Keller @ Large: Don’t Worry About President Trump’s Nuclear Bravado

BOSTON (CBS) – Let’s face it, we just love to be scared, no matter what the actual extent of the threat in question really is.

Overreaction to potential risk is a popular national pastime.

And unfortunately, we in the media too often respond to this cultural instinct by feeding you horror stories that just don’t live up to their billing – think the hidden danger in your toilet bowl, or the invisible horror lurking on that hotel-room bedspread.

The 48 hours of frenzy that have followed President Trump’s foolish nuclear sabre-rattling don’t quite fall into that category – after all, with nuclear war there’s zero margin for error.

But quite a few folks do seem freaked out by the nuke talk.

So let me take a stab at reassuring those who actually want to be reassured.

The military power of the commander-in-chief, while formidable, is not absolute, and never has been.

Should a president wander too close to the precipice of disaster, there is ample reason to think that saner adults around him would step in.

During the last days of the Nixon administration, with the president in emotional meltdown, the secretary of defense and the Joint Chiefs of Staff took steps to make sure, as the Washington Post reported, “no orders were given to military units outside the normal chain of command.”

And just a few days ago the AP reported that Generals Mattis and Kelly “agreed in the earliest weeks of Trump’s presidency that one of them should remain in the United States at all times to keep tabs on…orders…from the White House.”

So, don’t freak out too much.

Saner heads are on hand, and can be counted on to prevail.

We hope.

Listen to Jon’s commentary:

More from Jon Keller
Comments

One Comment

  1. Ah, Jon…You are beginning to sound like Alexander Haig.

  2. Joseph Wrinn says:

    There is a lot to freak out about here, Jon. Sorry to disagree. The destructive power of nuclear weapons is unimaginable. The explosive power of one pound of uranium is equivalent to about 10 million pounds of chemical based high explosives (TNT or C4), or in other terms 500 MOABs. Our typical nuclear bombs have much more than 1 pound of uranium in them… And from the latest reports it sounds like North Korea has about 60 of these horrible weapons.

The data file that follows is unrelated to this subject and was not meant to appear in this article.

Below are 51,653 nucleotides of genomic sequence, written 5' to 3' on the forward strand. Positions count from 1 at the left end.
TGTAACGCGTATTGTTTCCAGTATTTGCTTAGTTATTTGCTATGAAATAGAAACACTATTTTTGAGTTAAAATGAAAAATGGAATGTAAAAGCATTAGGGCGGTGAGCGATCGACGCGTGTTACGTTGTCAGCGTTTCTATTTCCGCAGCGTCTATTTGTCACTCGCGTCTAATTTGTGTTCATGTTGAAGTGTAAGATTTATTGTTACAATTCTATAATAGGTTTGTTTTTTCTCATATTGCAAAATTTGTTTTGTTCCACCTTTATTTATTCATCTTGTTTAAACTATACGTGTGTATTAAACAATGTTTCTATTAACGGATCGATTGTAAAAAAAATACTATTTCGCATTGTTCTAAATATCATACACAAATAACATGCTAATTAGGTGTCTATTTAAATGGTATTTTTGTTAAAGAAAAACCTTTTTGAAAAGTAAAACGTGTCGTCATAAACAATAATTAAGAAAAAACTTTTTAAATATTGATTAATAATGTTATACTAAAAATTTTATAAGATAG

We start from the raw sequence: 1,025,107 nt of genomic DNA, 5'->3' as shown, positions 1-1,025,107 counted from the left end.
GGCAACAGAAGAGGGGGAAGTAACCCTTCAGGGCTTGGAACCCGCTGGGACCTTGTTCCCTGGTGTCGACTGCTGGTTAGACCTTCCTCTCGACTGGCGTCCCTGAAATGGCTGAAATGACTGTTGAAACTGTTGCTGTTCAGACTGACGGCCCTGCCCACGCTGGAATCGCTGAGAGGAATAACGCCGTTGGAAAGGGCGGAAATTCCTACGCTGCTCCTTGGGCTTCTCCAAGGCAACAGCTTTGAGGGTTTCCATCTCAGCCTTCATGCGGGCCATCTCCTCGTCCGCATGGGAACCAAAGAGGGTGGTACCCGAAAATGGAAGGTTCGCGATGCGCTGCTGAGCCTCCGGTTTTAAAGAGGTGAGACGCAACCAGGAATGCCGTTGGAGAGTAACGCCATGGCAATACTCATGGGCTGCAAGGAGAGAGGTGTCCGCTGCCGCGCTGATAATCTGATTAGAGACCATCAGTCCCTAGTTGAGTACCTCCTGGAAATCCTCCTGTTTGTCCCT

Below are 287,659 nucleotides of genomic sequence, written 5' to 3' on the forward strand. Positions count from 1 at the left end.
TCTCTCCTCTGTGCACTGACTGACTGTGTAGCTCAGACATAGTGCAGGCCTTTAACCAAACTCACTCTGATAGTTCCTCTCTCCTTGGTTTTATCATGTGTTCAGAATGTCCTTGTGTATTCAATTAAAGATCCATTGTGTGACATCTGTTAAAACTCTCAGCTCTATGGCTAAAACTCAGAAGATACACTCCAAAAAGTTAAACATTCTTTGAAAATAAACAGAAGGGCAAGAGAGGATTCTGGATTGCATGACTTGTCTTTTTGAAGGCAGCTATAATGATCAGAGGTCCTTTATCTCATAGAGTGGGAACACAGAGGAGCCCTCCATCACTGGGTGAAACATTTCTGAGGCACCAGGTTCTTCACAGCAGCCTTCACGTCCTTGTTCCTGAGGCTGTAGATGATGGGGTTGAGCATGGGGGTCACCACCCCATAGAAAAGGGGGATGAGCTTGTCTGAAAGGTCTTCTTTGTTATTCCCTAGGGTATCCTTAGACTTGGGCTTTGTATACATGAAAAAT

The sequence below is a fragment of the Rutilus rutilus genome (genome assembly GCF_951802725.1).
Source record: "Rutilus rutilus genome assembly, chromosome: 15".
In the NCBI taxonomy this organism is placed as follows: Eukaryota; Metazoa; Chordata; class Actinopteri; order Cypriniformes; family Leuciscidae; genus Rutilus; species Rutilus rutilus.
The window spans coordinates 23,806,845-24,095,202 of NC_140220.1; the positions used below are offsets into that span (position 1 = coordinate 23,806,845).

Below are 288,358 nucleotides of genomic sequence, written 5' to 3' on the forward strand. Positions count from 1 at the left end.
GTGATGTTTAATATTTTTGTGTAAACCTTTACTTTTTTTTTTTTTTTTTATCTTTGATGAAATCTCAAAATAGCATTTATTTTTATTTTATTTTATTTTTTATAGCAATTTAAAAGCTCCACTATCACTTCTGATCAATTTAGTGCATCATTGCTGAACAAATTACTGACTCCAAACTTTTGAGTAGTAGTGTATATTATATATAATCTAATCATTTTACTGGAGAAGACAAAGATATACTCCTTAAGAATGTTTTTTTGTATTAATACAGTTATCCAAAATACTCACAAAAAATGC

I remember the Cuban Missile Crisis. What got us through that was cool heads on both sides. Both Kennedy and Khrushchev were veterans of WW 2. Both witnessed and understood the fog of war and the mistakes and accidents that can lead to unintended escalation. Both mistrusted the optimistic forecasts of their generals. And neither wanted to be remembered for causing hundreds of millions of deaths. Communication flowed through multiple channels, and a politically acceptable solution for both sides was eventually found.

    What concerns me here the most is that the two people at the top on both sides do not have these experiences. Neither leader is a student of history. Neither leader has served in the military in combat.

    I hope you’re right that both leaders are surrounded by calmer minds. I hope they do not see this as a zero sum game. Everyone loses in a nuclear exchange.

    I believe that Potus, by the way, has the sole discretionary power to use nuclear weapons. His order to do so has to be verified by another person, but that person is only a verification that the order came from the President. He or she does not have to say they agree with the order.

    Anyway, I think there is a whole lot to freak out about.

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